Going Long — The Physiological Risks of Fatigue
By Dr. Susan Northrup, FAA Federal Air Surgeon
As I write this article, I am catching up from AirVenture. This wonderful experience tends to be very busy so fatigue is very much on my mind and I suspect that it is for many of you. In general, we think of fatigue as acute (recent sleep deficit), chronic (multiple days of inadequate sleep), or circadian (related to time of day and normal physiological lows). In commercial aviation, there are specific safeguards to limit the duty day depending on reporting time and number of legs. These regulatory restrictions do not apply to operations under 14 CFR part 91, but our physiological limitations do. The number of mishaps attributed to fatigue, some fatal, clearly demonstrates this.
Fatigue impairs the brain’s executive functions including attention, multitasking, and decision-making, sometimes dramatically. This can result in confusion, task fixation, increased errors and, of course, drowsiness. Unfortunately, your ability to recognize this is also impaired.
Early in training, we are more likely to dedicate time specifically to flying, whether local or cross-country. Both tend to focus on meeting explicit regulatory requirements (hours and distance). This makes sense in flight training; the goal is to learn essential aviation skills as efficiently as possible. But this approach might not prepare you for your first actual long-range solo or sole pilot flight without someone reviewing your planning. Tack on fatigue and you increase the risk of an adverse outcome.
Here are a few potential pitfalls. The risk of fatigue should be obvious when you experience inadequate sleep, trans-meridian travel (jet-lag), recent illness, hectic work week, etc., but it’s unwise to underestimate human ability at self-deception. Even if you had enough time for sleep, it might not have been restorative. Stress, alcohol (even within legal minimums), some medications, or a poor sleeping environment, can lead to unexpected (and unrecognized) fatigue. Even the flight can contribute: preparations, duration of flight at altitude, weather, or unfamiliarity with the course are all aggravating factors. Also dehydration can mimic and magnify the effects of fatigue.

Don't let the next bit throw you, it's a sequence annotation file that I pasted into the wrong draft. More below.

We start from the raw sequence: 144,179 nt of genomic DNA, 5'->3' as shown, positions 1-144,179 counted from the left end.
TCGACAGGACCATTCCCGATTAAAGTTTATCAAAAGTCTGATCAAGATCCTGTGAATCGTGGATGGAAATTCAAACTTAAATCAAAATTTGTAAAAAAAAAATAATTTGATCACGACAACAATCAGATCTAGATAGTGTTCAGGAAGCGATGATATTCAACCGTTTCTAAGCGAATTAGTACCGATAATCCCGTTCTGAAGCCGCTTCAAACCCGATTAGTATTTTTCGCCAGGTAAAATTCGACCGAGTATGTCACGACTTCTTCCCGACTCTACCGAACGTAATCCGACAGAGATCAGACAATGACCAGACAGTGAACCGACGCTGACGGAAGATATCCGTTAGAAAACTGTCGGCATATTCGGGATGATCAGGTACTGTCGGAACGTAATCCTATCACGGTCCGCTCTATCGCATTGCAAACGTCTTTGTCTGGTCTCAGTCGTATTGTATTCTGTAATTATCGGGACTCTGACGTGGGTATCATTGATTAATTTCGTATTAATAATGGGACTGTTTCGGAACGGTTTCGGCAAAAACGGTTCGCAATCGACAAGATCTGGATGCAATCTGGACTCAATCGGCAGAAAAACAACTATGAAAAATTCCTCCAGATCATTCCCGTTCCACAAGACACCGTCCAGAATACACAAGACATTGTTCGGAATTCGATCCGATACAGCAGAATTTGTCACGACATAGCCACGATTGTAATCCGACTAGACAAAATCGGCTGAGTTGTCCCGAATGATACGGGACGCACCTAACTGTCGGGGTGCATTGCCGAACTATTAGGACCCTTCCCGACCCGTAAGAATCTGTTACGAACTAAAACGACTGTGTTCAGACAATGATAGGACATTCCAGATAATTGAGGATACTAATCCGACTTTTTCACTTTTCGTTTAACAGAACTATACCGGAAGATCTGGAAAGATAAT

What Can You Do?
A pre-flight and ongoing self-assessment of your fitness is critical. IMSAFE is a good tool. Pressing ahead if you feel tired is high risk, especially at night. Take a nap, reschedule the flight, or break up your trip with an overnight stay. Stay hydrated even if it requires an en route stop. For longer flights, plan shorter legs. It helps keep a safe fuel reserve, a comfortable bladder, and reduces the risk of a blood clot. (By the way, coffee is not the solution: it does not replace adequate rest). It is better to arrive safely at your destination late than not at all.
What Are We Doing?
Aerospace medicine conducts ongoing research into fatigue management and countermeasures. My staff are working with counterparts at NASA and NTSB to continue steady improvements in flight safety. Robust programs for commercial aviation can be applicable to general aviation, even for single pilot operations (see below). For over a decade, general aviation has enjoyed a steady decrease in the mishap rate. Please help keep this trend going downward.
Dr. Susan Northrup received a bachelor’s degree in chemistry, a medical degree from The Ohio State University, and a master’s degree in public health from the University of Texas. She is double board-certified by the American Board of Preventive Medicine in Aerospace Medicine and Occupational Medicine. She is a retired U.S. Air Force colonel and a former regional medical director for Delta Air Lines. She is also an active private pilot.